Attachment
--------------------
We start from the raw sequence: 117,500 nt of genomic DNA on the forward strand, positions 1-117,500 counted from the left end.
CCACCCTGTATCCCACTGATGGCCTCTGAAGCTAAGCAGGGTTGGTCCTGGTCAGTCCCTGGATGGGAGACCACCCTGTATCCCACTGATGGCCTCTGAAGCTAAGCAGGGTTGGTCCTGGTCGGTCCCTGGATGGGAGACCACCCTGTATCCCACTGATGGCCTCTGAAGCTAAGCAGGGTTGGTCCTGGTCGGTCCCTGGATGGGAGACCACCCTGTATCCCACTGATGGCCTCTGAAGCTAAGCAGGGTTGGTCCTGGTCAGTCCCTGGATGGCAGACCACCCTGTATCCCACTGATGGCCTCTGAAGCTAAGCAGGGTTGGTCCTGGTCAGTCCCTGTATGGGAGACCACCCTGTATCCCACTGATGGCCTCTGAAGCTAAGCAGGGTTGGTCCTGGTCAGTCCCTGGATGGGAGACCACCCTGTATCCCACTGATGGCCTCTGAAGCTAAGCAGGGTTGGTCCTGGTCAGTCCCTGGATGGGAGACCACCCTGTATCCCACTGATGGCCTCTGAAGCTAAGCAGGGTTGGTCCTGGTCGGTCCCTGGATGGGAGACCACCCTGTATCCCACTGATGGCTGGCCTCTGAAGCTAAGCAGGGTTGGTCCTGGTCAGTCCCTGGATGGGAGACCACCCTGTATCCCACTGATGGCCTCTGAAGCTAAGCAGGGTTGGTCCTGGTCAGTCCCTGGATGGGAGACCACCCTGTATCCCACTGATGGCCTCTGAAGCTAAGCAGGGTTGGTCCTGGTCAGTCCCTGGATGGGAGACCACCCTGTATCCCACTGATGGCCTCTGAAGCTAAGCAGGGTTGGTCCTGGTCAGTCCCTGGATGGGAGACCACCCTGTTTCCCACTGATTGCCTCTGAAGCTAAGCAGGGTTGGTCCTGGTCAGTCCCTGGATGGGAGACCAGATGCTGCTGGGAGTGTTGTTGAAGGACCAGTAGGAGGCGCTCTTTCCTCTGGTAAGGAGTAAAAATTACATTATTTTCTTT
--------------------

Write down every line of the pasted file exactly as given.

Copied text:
We start from the raw sequence: 117,500 nt of genomic DNA on the forward strand, positions 1-117,500 counted from the left end.
CCACCCTGTATCCCACTGATGGCCTCTGAAGCTAAGCAGGGTTGGTCCTGGTCAGTCCCTGGATGGGAGACCACCCTGTATCCCACTGATGGCCTCTGAAGCTAAGCAGGGTTGGTCCTGGTCGGTCCCTGGATGGGAGACCACCCTGTATCCCACTGATGGCCTCTGAAGCTAAGCAGGGTTGGTCCTGGTCGGTCCCTGGATGGGAGACCACCCTGTATCCCACTGATGGCCTCTGAAGCTAAGCAGGGTTGGTCCTGGTCAGTCCCTGGATGGCAGACCACCCTGTATCCCACTGATGGCCTCTGAAGCTAAGCAGGGTTGGTCCTGGTCAGTCCCTGTATGGGAGACCACCCTGTATCCCACTGATGGCCTCTGAAGCTAAGCAGGGTTGGTCCTGGTCAGTCCCTGGATGGGAGACCACCCTGTATCCCACTGATGGCCTCTGAAGCTAAGCAGGGTTGGTCCTGGTCAGTCCCTGGATGGGAGACCACCCTGTATCCCACTGATGGCCTCTGAAGCTAAGCAGGGTTGGTCCTGGTCGGTCCCTGGATGGGAGACCACCCTGTATCCCACTGATGGCTGGCCTCTGAAGCTAAGCAGGGTTGGTCCTGGTCAGTCCCTGGATGGGAGACCACCCTGTATCCCACTGATGGCCTCTGAAGCTAAGCAGGGTTGGTCCTGGTCAGTCCCTGGATGGGAGACCACCCTGTATCCCACTGATGGCCTCTGAAGCTAAGCAGGGTTGGTCCTGGTCAGTCCCTGGATGGGAGACCACCCTGTATCCCACTGATGGCCTCTGAAGCTAAGCAGGGTTGGTCCTGGTCAGTCCCTGGATGGGAGACCACCCTGTTTCCCACTGATTGCCTCTGAAGCTAAGCAGGGTTGGTCCTGGTCAGTCCCTGGATGGGAGACCAGATGCTGCTGGGAGTGTTGTTGAAGGACCAGTAGGAGGCGCTCTTTCCTCTGGTAAGGAGTAAAAATTACATTATTTTCTTT